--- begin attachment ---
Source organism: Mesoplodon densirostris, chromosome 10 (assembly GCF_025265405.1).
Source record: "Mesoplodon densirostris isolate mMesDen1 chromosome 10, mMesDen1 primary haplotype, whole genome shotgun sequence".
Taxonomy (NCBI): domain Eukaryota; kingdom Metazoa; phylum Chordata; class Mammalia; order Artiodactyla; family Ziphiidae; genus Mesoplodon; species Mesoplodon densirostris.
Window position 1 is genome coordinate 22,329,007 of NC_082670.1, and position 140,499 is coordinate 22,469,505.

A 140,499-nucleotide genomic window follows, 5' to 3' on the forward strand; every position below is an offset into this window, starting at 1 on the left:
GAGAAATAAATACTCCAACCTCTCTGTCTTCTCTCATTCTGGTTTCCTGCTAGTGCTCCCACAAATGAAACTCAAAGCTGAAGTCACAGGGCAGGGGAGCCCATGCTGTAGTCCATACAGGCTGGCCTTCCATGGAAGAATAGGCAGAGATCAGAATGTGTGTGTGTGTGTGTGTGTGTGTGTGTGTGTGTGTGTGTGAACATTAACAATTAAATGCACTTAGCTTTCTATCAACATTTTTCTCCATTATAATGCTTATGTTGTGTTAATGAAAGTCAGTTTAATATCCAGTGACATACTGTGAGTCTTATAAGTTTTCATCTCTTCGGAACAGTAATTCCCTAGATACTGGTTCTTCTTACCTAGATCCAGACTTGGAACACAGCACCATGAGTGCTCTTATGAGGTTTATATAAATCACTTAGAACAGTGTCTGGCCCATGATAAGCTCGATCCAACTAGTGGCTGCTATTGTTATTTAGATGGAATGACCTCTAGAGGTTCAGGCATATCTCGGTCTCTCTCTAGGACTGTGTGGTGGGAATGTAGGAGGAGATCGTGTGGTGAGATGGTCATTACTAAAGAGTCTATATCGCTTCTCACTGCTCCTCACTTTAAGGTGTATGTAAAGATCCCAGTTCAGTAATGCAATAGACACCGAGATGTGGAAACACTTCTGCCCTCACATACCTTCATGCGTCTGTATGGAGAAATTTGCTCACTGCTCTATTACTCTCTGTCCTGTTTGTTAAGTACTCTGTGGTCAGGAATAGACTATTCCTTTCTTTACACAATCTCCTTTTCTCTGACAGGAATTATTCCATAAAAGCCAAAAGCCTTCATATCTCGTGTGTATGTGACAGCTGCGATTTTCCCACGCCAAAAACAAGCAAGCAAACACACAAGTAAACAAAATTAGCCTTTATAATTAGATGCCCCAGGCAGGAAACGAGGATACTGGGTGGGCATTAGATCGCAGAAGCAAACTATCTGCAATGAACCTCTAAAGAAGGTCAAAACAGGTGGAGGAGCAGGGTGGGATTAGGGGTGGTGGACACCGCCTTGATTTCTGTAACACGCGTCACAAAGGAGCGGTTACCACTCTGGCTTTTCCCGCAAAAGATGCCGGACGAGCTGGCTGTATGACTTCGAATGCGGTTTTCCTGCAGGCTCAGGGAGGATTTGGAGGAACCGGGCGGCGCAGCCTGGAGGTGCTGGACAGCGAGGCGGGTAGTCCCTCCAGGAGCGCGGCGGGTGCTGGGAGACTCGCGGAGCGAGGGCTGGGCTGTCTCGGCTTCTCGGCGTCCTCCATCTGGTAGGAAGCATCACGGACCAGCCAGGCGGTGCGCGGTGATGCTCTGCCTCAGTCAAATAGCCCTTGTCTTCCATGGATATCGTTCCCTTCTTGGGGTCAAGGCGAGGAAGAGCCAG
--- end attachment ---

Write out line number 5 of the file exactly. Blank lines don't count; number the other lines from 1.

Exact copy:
A 140,499-nucleotide genomic window follows, 5' to 3' on the forward strand; every position below is an offset into this window, starting at 1 on the left: